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Darwinism, causality and the social sciences

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  • Geoffrey Hodgson

Abstract

Recently the degree to which 'evolutionary economics' does or should involve Darwinian principles has come under debate. This essay builds on previous arguments that Darwinism has a potentially wide application to socioeconomic evolution, which does not involve biological reductionism. It is argued that at the core of Darwinism are presuppositions concerning causality and causal explanation. Contrary to widespread belief, these presuppositions do not downgrade or ignore human intentionality: they simply require that it too is in principle subject to causal explanation. Neither are these presuppositions 'deterministic' or 'mechanistic', at least by some prominent meanings of these terms. Furthermore, the presupposition of causal determination does not necessarily exclude or include stochastic or probabilistic determination.

Suggested Citation

  • Geoffrey Hodgson, 2004. "Darwinism, causality and the social sciences," Journal of Economic Methodology, Taylor & Francis Journals, vol. 11(2), pages 175-194.
  • Handle: RePEc:taf:jecmet:v:11:y:2004:i:2:p:175-194
    DOI: 10.1080/13501780410001694118
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    Citations

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    Cited by:

    1. Robert, Verónica & Yoguel, Gabriel, 2016. "Complexity paths in neo-Schumpeterian evolutionary economics, structural change and development policies," Structural Change and Economic Dynamics, Elsevier, vol. 38(C), pages 3-14.
    2. Sylvie Geisendorf, 2009. "The economic concept of evolution: self-organization or Universal Darwinism?," Journal of Economic Methodology, Taylor & Francis Journals, vol. 16(4), pages 377-391.
    3. Pavel Pelikan, 2011. "Evolutionary developmental economics: how to generalize Darwinism fruitfully to help comprehend economic change," Journal of Evolutionary Economics, Springer, vol. 21(2), pages 341-366, May.
    4. Jack Vromen, 2008. "Ontological issues in evolutionary economics: The debate between Generalized Darwinism and the Continuity Hypothesis," Papers on Economics and Evolution 2008-05, Philipps University Marburg, Department of Geography.
    5. Muñoz, Félix & Encinar, María Isabel & Fernández-de-Pinedo, Nadia, 2014. "Intentionality and technological and institutional change: Implications for economic development," Working Papers in Economic Theory 2014/04, Universidad Autónoma de Madrid (Spain), Department of Economic Analysis (Economic Theory and Economic History).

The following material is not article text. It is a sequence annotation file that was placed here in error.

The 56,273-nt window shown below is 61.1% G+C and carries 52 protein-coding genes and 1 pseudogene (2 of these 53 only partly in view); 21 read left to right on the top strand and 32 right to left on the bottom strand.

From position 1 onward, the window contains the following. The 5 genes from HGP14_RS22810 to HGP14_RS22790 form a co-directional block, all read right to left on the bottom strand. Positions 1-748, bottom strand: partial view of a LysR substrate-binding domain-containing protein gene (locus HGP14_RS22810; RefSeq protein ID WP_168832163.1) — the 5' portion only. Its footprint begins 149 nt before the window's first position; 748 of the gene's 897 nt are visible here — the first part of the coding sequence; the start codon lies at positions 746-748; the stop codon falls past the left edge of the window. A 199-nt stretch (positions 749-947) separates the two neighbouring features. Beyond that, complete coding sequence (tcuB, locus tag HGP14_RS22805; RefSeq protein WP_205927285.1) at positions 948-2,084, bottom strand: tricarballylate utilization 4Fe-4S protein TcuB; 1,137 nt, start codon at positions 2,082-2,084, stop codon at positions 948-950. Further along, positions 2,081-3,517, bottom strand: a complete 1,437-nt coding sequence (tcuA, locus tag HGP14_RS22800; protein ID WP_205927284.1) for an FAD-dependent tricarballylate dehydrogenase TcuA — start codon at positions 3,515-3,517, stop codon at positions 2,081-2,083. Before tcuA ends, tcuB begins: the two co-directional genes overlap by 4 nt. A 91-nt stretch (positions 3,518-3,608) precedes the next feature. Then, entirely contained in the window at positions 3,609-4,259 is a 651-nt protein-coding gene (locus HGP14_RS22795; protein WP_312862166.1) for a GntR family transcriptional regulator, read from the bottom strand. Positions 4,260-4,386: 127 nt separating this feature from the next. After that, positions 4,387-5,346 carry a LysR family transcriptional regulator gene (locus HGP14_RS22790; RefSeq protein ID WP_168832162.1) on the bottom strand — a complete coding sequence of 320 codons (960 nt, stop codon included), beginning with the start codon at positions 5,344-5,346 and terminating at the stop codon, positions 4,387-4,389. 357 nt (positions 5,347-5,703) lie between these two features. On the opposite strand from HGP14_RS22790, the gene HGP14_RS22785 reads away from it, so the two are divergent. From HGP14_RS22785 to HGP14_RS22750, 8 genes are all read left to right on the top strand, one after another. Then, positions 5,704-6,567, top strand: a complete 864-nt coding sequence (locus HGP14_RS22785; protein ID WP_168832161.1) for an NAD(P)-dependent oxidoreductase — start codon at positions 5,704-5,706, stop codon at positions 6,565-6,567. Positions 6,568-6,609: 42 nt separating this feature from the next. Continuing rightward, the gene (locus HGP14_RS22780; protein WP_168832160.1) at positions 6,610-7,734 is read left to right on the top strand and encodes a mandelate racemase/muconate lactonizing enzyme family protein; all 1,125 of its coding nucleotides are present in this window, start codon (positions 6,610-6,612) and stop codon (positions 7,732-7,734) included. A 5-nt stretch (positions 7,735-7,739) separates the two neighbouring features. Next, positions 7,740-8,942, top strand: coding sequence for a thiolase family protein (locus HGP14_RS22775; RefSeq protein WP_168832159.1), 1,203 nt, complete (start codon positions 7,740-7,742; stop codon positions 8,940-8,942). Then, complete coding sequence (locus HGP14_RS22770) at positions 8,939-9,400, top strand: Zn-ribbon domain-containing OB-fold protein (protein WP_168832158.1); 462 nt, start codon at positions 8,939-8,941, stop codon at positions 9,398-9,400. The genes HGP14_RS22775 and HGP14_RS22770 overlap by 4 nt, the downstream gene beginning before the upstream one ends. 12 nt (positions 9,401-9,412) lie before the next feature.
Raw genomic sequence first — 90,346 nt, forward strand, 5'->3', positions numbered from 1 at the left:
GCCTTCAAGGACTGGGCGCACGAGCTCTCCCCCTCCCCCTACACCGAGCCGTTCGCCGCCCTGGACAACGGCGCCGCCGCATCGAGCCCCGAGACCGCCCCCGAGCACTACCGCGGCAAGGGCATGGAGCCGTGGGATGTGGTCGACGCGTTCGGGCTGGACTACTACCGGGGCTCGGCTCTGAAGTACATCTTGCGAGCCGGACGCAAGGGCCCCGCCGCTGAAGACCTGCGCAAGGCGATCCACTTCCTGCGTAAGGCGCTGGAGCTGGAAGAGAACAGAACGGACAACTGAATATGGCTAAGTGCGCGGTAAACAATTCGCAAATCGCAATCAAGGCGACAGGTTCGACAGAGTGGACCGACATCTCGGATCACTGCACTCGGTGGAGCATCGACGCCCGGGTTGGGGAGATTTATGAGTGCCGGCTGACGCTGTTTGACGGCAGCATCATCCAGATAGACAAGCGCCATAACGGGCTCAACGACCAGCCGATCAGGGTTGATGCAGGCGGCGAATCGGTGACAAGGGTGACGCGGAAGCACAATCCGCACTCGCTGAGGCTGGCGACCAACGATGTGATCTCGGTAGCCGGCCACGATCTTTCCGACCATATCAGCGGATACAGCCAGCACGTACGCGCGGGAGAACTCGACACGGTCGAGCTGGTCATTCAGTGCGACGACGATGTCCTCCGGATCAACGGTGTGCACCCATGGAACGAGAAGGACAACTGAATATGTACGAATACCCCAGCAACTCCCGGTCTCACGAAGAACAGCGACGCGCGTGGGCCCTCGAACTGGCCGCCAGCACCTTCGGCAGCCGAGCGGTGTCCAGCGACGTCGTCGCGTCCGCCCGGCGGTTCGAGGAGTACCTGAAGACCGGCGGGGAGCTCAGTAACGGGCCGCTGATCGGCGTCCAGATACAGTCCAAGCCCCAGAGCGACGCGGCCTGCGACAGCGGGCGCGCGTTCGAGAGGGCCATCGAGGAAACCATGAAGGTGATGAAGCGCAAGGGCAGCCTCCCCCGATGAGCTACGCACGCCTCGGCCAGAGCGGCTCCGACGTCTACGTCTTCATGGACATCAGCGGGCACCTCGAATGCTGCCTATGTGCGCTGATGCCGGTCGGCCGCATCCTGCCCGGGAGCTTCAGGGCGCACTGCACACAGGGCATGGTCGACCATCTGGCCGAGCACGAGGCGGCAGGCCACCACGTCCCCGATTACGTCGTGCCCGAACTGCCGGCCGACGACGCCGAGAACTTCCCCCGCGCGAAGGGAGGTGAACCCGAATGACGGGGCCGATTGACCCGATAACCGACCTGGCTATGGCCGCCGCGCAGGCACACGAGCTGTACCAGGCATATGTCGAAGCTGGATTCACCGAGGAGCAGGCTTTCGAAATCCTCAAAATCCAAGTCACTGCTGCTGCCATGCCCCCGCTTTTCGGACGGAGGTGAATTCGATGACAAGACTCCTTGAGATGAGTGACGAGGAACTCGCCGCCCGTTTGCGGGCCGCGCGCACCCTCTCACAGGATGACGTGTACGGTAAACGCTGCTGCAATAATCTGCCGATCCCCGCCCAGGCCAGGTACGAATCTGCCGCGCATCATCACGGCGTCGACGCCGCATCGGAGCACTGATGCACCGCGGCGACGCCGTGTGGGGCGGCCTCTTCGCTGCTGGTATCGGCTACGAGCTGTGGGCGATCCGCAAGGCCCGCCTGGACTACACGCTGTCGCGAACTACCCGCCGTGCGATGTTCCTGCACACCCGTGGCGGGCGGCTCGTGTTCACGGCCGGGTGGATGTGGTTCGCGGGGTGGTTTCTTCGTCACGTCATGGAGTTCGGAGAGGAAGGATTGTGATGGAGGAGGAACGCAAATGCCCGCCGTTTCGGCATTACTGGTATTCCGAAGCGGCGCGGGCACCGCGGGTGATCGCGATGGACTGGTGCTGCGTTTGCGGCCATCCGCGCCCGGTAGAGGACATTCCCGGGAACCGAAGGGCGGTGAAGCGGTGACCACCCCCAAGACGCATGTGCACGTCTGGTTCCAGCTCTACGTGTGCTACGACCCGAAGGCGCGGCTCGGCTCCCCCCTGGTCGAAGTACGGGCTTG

6. repec:spr:joevec:v:27:y:2017:i:4:d:10.1007_s00191-017-0512-x is not listed on IDEAS
    7. Muñoz, Félix-Fernando & Encinar, María-Isabel & Cañibano, Carolina, 2011. "On the role of intentionality in evolutionary economic change," Structural Change and Economic Dynamics, Elsevier, vol. 22(3), pages 193-203, September.
    8. Christoph Heinzel, 2013. "Schumpeter and Georgescu-Roegen on the foundations of an evolutionary analysis," Cambridge Journal of Economics, Oxford University Press, vol. 37(2), pages 251-271.
    9. Jürgen Essletzbichler & David L. Rigby, 2010. "Generalized Darwinism and Evolutionary Economic Geography," Chapters,in: The Handbook of Evolutionary Economic Geography, chapter 2 Edward Elgar Publishing.
    10. Jack Vromen, 2011. "Heterogeneous Economic Evolution: A Different View on Darwinizing Evolutionary Economics," Chapters,in: The Elgar Companion to Recent Economic Methodology, chapter 15 Edward Elgar Publishing.
    11. Gual, Miguel A. & Norgaard, Richard B., 2010. "Bridging ecological and social systems coevolution: A review and proposal," Ecological Economics, Elsevier, vol. 69(4), pages 707-717, February.
    12. Georg Schwesinger, 2013. "Natural and Economic Selection - Lessons from the Evo-Devo and Multilevel Selection Debate," Jena Economic Research Papers 2013-014, Friedrich-Schiller-University Jena.
    13. Kerschner, Christian & Ehlers, Melf-Hinrich, 2016. "A framework of attitudes towards technology in theory and practice," Ecological Economics, Elsevier, vol. 126(C), pages 139-151.

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